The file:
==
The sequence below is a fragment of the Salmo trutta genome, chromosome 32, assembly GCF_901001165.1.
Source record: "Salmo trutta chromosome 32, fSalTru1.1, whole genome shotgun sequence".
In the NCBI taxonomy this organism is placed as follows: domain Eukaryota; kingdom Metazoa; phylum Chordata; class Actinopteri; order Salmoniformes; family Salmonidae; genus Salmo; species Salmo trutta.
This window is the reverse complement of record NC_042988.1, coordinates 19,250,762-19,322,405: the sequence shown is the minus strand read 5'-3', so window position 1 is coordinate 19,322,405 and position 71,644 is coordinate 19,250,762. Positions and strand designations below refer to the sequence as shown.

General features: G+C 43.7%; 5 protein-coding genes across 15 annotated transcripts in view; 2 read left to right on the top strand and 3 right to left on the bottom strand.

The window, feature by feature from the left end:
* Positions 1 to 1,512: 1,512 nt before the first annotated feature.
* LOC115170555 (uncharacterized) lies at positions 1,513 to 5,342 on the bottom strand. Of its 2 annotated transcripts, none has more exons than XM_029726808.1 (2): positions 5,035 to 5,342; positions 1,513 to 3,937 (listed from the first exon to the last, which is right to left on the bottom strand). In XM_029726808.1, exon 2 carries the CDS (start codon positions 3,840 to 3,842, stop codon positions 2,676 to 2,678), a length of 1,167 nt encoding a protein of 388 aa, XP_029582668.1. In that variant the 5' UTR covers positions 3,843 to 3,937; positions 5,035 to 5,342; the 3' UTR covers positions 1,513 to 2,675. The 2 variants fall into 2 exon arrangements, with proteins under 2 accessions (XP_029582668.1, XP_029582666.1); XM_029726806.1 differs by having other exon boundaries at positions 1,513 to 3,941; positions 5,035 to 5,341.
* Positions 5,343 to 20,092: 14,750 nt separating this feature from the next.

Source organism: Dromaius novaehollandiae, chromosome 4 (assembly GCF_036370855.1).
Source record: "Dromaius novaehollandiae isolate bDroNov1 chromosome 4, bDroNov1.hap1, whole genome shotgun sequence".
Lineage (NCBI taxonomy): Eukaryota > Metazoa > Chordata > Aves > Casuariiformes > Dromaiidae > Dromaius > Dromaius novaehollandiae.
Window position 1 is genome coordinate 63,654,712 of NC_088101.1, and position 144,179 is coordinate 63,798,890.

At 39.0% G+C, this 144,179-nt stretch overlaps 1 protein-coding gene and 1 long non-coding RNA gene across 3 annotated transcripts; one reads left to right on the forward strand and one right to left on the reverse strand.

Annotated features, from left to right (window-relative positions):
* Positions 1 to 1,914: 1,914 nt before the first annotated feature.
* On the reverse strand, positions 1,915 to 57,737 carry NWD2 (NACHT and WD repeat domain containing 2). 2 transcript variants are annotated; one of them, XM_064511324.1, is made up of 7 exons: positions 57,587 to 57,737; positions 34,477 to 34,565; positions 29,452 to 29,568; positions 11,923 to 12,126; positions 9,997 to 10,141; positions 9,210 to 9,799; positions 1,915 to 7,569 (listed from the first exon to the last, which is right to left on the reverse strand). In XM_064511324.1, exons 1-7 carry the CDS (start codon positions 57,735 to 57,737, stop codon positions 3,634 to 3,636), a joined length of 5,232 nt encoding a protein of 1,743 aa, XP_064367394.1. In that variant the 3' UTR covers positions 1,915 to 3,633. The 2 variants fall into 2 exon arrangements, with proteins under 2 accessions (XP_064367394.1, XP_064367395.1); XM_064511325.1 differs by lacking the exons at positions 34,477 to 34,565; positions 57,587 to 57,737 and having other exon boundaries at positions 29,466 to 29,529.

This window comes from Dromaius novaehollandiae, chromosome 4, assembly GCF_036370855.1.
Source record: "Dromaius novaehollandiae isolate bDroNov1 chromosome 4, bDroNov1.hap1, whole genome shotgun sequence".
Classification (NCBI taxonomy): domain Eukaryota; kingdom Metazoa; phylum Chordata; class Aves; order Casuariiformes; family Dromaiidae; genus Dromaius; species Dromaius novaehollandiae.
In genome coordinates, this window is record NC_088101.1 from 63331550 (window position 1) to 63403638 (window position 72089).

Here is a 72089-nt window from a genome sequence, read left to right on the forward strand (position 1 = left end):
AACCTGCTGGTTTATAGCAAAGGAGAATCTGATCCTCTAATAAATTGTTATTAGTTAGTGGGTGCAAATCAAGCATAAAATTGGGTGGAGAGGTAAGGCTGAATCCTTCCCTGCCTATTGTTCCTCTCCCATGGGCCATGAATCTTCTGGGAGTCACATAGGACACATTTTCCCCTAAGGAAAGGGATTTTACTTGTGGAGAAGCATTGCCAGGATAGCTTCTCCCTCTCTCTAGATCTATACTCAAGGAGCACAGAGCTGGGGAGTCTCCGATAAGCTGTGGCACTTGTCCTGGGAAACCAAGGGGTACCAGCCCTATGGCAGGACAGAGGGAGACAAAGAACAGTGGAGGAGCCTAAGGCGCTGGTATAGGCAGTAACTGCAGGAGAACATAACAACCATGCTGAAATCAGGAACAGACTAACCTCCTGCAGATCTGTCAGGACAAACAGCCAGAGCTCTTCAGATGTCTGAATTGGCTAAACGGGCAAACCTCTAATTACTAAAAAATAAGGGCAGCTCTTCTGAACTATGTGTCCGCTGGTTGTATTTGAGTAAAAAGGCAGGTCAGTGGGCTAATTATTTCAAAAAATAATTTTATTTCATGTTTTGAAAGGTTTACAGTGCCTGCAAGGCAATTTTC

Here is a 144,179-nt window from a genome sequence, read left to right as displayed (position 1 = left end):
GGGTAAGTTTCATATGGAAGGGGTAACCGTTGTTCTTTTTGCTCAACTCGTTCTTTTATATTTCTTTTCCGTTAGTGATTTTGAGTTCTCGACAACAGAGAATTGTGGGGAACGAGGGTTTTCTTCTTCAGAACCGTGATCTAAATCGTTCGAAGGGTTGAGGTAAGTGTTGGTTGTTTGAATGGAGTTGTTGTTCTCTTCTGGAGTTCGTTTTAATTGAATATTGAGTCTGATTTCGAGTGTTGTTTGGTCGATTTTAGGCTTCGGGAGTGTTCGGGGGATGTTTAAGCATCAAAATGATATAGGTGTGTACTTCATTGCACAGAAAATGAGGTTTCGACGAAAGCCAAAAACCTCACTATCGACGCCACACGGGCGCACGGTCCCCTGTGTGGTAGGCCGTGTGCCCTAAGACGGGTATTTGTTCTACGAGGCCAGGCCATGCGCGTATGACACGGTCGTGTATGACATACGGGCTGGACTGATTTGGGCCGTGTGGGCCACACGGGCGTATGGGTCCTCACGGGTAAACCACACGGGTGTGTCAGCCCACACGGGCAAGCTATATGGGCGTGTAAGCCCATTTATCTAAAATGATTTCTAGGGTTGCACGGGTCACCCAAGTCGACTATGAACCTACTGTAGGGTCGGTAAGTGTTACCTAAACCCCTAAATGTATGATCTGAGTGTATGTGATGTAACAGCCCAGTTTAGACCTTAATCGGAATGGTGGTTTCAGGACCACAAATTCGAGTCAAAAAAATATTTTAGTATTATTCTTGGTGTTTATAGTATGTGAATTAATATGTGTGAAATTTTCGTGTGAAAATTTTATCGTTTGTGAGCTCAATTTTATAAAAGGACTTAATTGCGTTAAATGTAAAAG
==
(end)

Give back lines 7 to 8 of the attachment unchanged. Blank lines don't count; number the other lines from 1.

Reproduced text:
* Positions 1 to 1,512: 1,512 nt before the first annotated feature.
* LOC115170555 (uncharacterized) lies at positions 1,513 to 5,342 on the bottom strand. Of its 2 annotated transcripts, none has more exons than XM_029726808.1 (2): positions 5,035 to 5,342; positions 1,513 to 3,937 (listed from the first exon to the last, which is right to left on the bottom strand). In XM_029726808.1, exon 2 carries the CDS (start codon positions 3,840 to 3,842, stop codon positions 2,676 to 2,678), a length of 1,167 nt encoding a protein of 388 aa, XP_029582668.1. In that variant the 5' UTR covers positions 3,843 to 3,937; positions 5,035 to 5,342; the 3' UTR covers positions 1,513 to 2,675. The 2 variants fall into 2 exon arrangements, with proteins under 2 accessions (XP_029582668.1, XP_029582666.1); XM_029726806.1 differs by having other exon boundaries at positions 1,513 to 3,941; positions 5,035 to 5,341.